Punctuation was stripped out, which also meant that searches like this in the address also worked perfectly: '123 Main Street, 53225' in the address. I did optimize slightly and not search the 'zipcode' field for non-numeric tokens. Only very rarely in real-world conditions does this produce unexpected results. One example might be: 54901 Wisconsin Ave. It would pull up one very specific user, but it would also get dozens or hundreds of results from the zipcode 54901 (which happens to be in wisconsin). But ambiguous interpretation happens far less in the real world than you would think, and the usability that this type of flexible search gets you is excellent.

The end result is that the queries do more work (lots of searching against irrelevant fields) in order to save the user a lot of time and thinking. This is almost always the right trade-off to make, unless your database or search volume is massive.


I think Approach 1 and Approach 2 can be confusing to a user because the user might not be able to understand the interaction/relationship between each field.

I think Approach 3 is the most straightforward, but I would make one change: since the choice is binary ('OR' or 'AND'), you should use radio buttons rather than a drop-down list.

  • I still think Approach 3 is straightforward for a programmer to code...it all seems cluttered up to me...why can't we just ask the user to give some inputs and we can take care of producing the relevant results?
    – johnbk
    Commented May 24, 2012 at 3:20
  • 1
    But approach 3 is even more confusing. Are we searching for One and (Two or Three or Four) or for (One and Two) or Three or Four? Commented May 24, 2012 at 6:39

Do you need to go that far and offer choices based on each input field? If not, approach #2 is what I would chose.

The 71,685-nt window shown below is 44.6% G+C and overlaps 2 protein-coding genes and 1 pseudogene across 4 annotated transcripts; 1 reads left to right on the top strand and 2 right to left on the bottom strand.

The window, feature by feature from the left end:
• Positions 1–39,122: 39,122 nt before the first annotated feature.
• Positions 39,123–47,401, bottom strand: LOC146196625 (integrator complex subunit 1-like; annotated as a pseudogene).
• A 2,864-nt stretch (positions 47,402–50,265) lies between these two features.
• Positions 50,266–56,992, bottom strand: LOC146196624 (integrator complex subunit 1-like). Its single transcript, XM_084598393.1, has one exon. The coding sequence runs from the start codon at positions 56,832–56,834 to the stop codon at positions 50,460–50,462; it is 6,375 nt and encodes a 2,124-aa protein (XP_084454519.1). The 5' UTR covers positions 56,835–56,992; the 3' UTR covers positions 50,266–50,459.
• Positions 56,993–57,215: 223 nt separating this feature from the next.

Given the background of your audience it might be better to go with something different than AND / OR. How about something like

(o) All of these terms' vs. ( ) 'Any of these terms'

  • Yep, better wording and no confusion on boolean logic. Wording could also be "all of" vs "at least one of". Commented May 24, 2012 at 6:41
  • @MarjanVenema Yeah, "at least one of" is also good Commented May 24, 2012 at 7:28

UI is way too cluttered. So I am supposed to read each field and decide what I want to enter?

Why not consolidate all the search fields, run the query as an "AND" search, and do some testing to determine your comfort level with the results returned?

Keep in mind the "search-oriented" approach that we see in Google, iOs, and Android UIs, EVERYTHING is searchable, you type in ONE BOX, and the search is executed across multiple facets.

You want your UI to be as efficient and economical as possible, so why deviate from what they are already familiar with?


How about something like this: take the probabilistic approach implied in Approach 1 (the more terms match, the better), and constrain it optionally by requiring certain terms to be present. This can avoid having to explain to the user what AND and OR are for.


download bmml source – Wireframes created with Balsamiq Mockups

  • Especially next to an input field 'required' may be interpreted as "I have to fill out this field" rather than "this term will be made a must-have in my search results", despite the check box and what not. At least that automatic connotation had me tripped up for a sec or two...
    – Louise
    Commented Aug 28, 2012 at 11:58
  • Would "Must be present in the results" be better? Commented Aug 28, 2012 at 13:47